changed and sent between the entities during service
discovery. A Service Request (SrvReq) is a message
sent by an SU node to search for a particular service.
A Service Reply (SrvRep) is a message sent to an SU
node if the requested service is available. It can be
sent by either an SP or an SD node. A Service Adver-
tisement (SrvAdv) is a message sent (via broadcast)
by an SP node to announce its service offering. An SU
node sends an Acknowledgement (SrvAck) message
to the SP node if it is interested in the advertised ser-
vice. Service Register/Deregister (SrvReg/SrvDReg)
messages are sent by an SP node to an SD node to
register or deregister a service. In response, an Ac-
knowledgement (SrvAck) message is sent back to the
SP node. An SD node will broadcast a Directory Ad-
vertisement (DirAdv) message to announce its pres-
ence to other nodes. A Service List (SrvList) is a file
maintained by an SD node that contains a listing of
the available services.
Two other important terms, used to denote the dis-
tance (in terms of radio ranges) between two nodes,
are hop and hop count. Nodes within radio range of
each other are said to be one hop apart. Two nodes are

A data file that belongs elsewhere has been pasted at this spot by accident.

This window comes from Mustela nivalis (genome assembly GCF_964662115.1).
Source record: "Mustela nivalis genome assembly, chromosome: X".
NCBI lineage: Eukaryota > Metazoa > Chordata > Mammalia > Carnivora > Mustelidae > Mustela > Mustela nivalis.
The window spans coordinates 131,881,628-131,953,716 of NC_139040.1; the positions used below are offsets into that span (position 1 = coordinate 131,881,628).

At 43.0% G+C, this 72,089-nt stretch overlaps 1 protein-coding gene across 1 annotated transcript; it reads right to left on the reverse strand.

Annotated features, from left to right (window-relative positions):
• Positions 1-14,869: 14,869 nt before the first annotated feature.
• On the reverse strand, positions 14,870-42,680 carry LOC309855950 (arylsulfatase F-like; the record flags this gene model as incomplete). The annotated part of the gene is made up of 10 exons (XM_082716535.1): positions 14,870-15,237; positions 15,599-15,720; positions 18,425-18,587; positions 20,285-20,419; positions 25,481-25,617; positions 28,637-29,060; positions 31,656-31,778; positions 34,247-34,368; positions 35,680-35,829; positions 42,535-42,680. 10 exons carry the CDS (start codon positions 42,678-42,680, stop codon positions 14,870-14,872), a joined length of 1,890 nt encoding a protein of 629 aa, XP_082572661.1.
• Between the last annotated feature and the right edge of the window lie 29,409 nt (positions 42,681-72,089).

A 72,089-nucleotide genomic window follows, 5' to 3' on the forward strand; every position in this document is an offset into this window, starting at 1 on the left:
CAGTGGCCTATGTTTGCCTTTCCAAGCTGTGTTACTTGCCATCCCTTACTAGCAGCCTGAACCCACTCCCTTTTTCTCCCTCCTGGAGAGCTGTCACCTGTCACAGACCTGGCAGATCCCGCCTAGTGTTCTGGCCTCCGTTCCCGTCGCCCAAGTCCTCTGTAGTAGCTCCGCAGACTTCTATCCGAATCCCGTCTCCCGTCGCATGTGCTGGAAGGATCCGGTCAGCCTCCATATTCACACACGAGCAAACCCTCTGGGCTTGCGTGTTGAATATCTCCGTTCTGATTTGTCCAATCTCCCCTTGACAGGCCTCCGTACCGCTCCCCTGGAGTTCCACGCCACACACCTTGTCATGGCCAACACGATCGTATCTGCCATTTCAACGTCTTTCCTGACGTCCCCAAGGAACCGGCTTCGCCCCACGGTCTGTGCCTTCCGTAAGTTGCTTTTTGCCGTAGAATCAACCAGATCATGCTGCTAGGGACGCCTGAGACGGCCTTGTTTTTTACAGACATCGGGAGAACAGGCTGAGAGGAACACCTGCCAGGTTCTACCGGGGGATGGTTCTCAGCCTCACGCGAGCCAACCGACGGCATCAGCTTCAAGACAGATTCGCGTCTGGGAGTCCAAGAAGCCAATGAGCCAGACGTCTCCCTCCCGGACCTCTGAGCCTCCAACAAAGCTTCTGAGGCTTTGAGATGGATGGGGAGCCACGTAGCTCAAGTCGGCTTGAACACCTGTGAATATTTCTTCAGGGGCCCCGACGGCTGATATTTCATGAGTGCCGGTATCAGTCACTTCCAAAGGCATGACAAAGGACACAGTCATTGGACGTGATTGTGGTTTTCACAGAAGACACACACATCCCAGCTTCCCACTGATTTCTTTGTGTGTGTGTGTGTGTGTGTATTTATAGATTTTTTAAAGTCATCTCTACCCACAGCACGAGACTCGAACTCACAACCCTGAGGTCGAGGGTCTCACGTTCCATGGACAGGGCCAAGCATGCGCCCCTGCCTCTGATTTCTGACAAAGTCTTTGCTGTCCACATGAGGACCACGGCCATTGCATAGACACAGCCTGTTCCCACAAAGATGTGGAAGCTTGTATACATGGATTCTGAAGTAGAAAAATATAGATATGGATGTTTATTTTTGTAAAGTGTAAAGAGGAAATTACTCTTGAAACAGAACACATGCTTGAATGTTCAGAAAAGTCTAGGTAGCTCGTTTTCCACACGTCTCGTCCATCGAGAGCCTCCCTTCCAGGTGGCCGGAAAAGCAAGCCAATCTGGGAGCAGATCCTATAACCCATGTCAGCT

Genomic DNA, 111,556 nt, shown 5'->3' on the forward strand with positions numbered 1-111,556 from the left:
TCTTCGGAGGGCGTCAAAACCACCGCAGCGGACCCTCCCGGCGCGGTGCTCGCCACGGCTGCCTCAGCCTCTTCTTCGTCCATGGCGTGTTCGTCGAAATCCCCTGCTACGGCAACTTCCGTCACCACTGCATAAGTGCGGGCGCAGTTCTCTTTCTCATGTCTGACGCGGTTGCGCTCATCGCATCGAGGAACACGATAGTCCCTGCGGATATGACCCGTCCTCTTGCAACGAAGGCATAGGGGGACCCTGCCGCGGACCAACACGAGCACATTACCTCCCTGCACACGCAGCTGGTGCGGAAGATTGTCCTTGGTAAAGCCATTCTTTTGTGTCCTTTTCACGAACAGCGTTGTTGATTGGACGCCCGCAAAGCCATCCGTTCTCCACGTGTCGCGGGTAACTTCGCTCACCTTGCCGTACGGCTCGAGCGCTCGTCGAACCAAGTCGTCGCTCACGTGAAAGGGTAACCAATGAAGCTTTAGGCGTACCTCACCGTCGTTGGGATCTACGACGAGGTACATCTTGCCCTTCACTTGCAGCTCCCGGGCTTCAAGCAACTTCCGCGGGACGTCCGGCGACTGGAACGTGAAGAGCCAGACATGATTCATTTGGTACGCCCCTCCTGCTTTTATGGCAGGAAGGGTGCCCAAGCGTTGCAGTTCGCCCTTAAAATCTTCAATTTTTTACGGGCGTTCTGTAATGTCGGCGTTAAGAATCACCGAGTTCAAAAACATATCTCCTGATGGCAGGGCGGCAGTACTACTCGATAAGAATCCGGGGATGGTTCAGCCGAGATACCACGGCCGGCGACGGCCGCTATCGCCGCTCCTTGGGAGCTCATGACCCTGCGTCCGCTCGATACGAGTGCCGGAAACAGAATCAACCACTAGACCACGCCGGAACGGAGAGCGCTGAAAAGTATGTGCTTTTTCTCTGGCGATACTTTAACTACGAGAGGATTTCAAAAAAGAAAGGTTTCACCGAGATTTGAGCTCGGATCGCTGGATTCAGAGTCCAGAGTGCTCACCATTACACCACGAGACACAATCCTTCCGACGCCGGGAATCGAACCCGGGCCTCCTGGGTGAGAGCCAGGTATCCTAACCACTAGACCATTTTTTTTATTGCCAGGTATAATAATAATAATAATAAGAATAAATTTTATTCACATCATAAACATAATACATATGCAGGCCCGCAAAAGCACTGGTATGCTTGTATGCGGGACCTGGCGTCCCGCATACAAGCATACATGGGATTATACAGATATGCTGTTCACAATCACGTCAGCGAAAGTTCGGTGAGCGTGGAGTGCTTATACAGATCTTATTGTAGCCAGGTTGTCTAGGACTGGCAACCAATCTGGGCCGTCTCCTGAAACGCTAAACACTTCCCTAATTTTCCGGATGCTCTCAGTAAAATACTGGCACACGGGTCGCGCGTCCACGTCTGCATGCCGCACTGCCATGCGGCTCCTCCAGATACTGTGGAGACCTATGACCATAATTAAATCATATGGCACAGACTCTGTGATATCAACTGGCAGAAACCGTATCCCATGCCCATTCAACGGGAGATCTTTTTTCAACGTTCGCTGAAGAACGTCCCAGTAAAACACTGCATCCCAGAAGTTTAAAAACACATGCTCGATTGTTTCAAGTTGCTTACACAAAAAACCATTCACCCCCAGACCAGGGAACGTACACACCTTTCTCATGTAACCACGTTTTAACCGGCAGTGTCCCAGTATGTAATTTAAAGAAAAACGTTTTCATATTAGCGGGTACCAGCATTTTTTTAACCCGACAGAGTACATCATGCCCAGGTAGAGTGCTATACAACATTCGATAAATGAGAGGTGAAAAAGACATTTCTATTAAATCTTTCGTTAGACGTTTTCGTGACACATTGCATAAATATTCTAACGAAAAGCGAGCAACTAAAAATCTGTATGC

X hops away from each other if a minimum of X 1
intermediate nodes are required to route a message
between them. Hop count is defined as the maximum
number of times that a particular message will be for-
warded by an intermediate node. The set of nodes
which are at most X hops away from a node is also
referred to as the scope of a node.
In an ad hoc network, services may be discovered in a
number of different ways. This has an effect on how
the entities interact with each other, which in turn af-
fects the type of threats that arise during service dis-
covery. Hence, it is imperative to have a good under-
standing of the various discovery methods in order to
produce an accurate threat model.
As depicted in Figure 1, techniques for service dis-
covery in ad hoc networks can generally be classified
into three main types (Rao, 2004). They are the medi-
ated, immediate and hybrid architectures.
Mediated Immediate
Active Passive
+ Passive
Transparent Non-Transparent
Figure 1: Classification of Service Discovery Architectures.
We now examine the workings of the three archi-
tectures, based on the assumption that all the nodes
are non-malicious, co-operative and trustworthy.